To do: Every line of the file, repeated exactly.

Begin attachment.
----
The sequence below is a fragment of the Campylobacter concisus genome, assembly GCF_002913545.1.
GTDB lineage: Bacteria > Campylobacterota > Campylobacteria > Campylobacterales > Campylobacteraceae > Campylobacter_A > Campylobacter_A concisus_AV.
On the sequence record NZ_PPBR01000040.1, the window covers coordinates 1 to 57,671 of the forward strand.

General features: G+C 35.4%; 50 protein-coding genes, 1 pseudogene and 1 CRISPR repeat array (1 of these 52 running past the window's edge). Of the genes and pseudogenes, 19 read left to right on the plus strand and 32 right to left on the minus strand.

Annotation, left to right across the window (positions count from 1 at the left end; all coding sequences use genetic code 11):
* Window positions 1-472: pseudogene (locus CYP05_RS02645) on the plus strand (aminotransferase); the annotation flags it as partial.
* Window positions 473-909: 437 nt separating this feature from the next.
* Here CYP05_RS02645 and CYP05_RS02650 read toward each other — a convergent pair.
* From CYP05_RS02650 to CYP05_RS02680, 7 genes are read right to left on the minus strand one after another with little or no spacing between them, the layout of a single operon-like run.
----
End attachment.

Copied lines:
The sequence below is a fragment of the Campylobacter concisus genome, assembly GCF_002913545.1.
GTDB lineage: Bacteria > Campylobacterota > Campylobacteria > Campylobacterales > Campylobacteraceae > Campylobacter_A > Campylobacter_A concisus_AV.
On the sequence record NZ_PPBR01000040.1, the window covers coordinates 1 to 57,671 of the forward strand.

General features: G+C 35.4%; 50 protein-coding genes, 1 pseudogene and 1 CRISPR repeat array (1 of these 52 running past the window's edge). Of the genes and pseudogenes, 19 read left to right on the plus strand and 32 right to left on the minus strand.

Annotation, left to right across the window (positions count from 1 at the left end; all coding sequences use genetic code 11):
* Window positions 1-472: pseudogene (locus CYP05_RS02645) on the plus strand (aminotransferase); the annotation flags it as partial.
* Window positions 473-909: 437 nt separating this feature from the next.
* Here CYP05_RS02645 and CYP05_RS02650 read toward each other — a convergent pair.
* From CYP05_RS02650 to CYP05_RS02680, 7 genes are read right to left on the minus strand one after another with little or no spacing between them, the layout of a single operon-like run.